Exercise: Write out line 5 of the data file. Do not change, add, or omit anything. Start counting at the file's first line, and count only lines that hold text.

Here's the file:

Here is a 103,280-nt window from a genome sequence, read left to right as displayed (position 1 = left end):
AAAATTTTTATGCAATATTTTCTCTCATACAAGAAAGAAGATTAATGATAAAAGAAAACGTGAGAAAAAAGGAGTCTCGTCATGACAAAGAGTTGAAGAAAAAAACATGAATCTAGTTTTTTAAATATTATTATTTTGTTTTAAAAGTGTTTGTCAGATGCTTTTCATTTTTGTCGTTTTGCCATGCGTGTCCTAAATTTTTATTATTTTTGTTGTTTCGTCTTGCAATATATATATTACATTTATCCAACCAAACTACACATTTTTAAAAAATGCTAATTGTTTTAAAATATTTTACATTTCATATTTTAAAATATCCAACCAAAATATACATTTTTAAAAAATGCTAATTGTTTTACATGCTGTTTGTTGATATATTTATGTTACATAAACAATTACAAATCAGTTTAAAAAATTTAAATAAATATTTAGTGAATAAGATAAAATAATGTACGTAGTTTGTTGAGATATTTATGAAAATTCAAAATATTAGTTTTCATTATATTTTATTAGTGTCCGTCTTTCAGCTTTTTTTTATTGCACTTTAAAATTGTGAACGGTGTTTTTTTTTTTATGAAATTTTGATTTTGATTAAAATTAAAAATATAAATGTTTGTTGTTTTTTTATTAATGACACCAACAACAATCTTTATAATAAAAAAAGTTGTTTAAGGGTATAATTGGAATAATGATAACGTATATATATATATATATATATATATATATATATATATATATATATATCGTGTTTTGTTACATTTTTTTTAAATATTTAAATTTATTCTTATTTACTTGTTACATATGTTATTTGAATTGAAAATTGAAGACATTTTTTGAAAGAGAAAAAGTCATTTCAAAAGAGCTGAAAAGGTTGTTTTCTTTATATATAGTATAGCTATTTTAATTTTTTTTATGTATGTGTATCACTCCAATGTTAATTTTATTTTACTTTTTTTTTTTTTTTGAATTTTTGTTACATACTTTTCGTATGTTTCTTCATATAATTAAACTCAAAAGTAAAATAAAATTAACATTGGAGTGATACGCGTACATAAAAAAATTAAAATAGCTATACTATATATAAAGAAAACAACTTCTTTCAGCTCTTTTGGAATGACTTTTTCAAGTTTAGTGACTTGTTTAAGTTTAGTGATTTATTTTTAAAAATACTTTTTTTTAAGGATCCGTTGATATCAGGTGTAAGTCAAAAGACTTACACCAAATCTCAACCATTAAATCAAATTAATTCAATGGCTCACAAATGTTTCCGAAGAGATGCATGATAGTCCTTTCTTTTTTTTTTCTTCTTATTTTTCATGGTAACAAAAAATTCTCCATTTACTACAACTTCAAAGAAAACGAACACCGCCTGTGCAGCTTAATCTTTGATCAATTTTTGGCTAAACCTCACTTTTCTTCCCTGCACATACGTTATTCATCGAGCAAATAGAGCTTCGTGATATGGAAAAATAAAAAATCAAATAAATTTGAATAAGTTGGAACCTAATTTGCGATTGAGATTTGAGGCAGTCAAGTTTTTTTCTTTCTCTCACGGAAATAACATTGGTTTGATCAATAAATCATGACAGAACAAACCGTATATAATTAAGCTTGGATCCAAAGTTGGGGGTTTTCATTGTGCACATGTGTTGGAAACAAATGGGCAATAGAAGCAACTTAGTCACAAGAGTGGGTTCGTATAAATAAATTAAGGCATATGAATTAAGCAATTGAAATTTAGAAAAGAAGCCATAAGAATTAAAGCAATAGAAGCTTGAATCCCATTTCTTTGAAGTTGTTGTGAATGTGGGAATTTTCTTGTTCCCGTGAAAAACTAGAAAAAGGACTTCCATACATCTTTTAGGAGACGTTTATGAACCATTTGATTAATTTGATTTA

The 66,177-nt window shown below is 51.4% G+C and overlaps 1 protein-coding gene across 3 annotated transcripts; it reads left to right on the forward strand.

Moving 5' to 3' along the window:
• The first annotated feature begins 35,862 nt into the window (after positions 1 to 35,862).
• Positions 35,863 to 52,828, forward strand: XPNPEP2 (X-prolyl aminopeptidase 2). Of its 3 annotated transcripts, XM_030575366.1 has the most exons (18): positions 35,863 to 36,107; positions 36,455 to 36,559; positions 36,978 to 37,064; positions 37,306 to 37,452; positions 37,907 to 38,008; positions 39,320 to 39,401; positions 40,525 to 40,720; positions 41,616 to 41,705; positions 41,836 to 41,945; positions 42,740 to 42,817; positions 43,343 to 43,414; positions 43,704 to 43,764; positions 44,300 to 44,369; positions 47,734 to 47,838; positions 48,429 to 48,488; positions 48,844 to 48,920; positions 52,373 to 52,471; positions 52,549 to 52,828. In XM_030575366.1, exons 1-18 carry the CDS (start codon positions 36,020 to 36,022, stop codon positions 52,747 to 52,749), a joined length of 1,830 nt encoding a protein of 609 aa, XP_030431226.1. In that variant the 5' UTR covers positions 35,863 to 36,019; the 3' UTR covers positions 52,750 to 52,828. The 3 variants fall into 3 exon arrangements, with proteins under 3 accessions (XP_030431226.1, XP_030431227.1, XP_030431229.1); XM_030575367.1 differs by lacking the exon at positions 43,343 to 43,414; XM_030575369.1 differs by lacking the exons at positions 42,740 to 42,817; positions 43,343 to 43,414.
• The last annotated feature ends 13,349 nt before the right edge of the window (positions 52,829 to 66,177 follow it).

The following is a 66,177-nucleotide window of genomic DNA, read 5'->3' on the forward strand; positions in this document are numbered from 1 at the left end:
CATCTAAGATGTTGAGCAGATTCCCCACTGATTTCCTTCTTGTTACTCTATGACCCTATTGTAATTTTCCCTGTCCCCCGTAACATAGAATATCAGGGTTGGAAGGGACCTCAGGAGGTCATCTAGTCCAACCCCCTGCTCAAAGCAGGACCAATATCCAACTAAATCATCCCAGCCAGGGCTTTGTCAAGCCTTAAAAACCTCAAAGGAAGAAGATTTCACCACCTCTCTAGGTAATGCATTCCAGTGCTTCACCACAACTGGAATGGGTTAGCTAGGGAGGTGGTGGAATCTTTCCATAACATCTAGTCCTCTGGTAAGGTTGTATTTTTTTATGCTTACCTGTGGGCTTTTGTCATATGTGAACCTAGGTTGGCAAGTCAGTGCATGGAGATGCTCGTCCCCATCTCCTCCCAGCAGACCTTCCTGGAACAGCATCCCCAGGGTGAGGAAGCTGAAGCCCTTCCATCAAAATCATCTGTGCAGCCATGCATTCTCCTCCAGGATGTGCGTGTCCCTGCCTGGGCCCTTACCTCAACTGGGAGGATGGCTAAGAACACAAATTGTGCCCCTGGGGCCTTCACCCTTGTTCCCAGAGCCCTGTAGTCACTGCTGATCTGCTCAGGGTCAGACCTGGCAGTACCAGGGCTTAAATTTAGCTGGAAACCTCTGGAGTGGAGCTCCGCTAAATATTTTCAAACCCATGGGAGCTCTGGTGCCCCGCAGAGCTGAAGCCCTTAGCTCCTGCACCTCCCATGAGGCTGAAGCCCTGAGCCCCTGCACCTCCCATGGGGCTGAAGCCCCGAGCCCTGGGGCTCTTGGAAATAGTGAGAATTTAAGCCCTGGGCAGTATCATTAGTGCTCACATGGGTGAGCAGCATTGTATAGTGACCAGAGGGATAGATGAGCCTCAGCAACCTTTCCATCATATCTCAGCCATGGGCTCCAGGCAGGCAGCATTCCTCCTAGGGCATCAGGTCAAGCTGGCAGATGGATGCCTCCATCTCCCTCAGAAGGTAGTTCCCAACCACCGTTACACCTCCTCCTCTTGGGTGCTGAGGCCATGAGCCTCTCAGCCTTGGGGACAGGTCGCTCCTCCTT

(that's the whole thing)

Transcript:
• The first annotated feature begins 35,862 nt into the window (after positions 1 to 35,862).